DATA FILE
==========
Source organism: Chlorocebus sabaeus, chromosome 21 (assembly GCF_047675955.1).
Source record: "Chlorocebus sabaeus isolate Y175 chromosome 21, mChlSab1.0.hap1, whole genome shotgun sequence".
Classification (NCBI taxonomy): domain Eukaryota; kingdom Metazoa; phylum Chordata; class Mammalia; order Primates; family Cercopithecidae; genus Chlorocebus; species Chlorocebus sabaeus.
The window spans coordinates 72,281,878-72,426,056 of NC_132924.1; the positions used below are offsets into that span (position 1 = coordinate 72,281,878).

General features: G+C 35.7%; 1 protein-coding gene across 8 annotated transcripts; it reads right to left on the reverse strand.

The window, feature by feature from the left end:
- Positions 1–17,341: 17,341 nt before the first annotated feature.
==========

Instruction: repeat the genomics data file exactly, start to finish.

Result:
Source organism: Chlorocebus sabaeus, chromosome 21 (assembly GCF_047675955.1).
Source record: "Chlorocebus sabaeus isolate Y175 chromosome 21, mChlSab1.0.hap1, whole genome shotgun sequence".
Classification (NCBI taxonomy): domain Eukaryota; kingdom Metazoa; phylum Chordata; class Mammalia; order Primates; family Cercopithecidae; genus Chlorocebus; species Chlorocebus sabaeus.
The window spans coordinates 72,281,878-72,426,056 of NC_132924.1; the positions used below are offsets into that span (position 1 = coordinate 72,281,878).

General features: G+C 35.7%; 1 protein-coding gene across 8 annotated transcripts; it reads right to left on the reverse strand.

The window, feature by feature from the left end:
- Positions 1–17,341: 17,341 nt before the first annotated feature.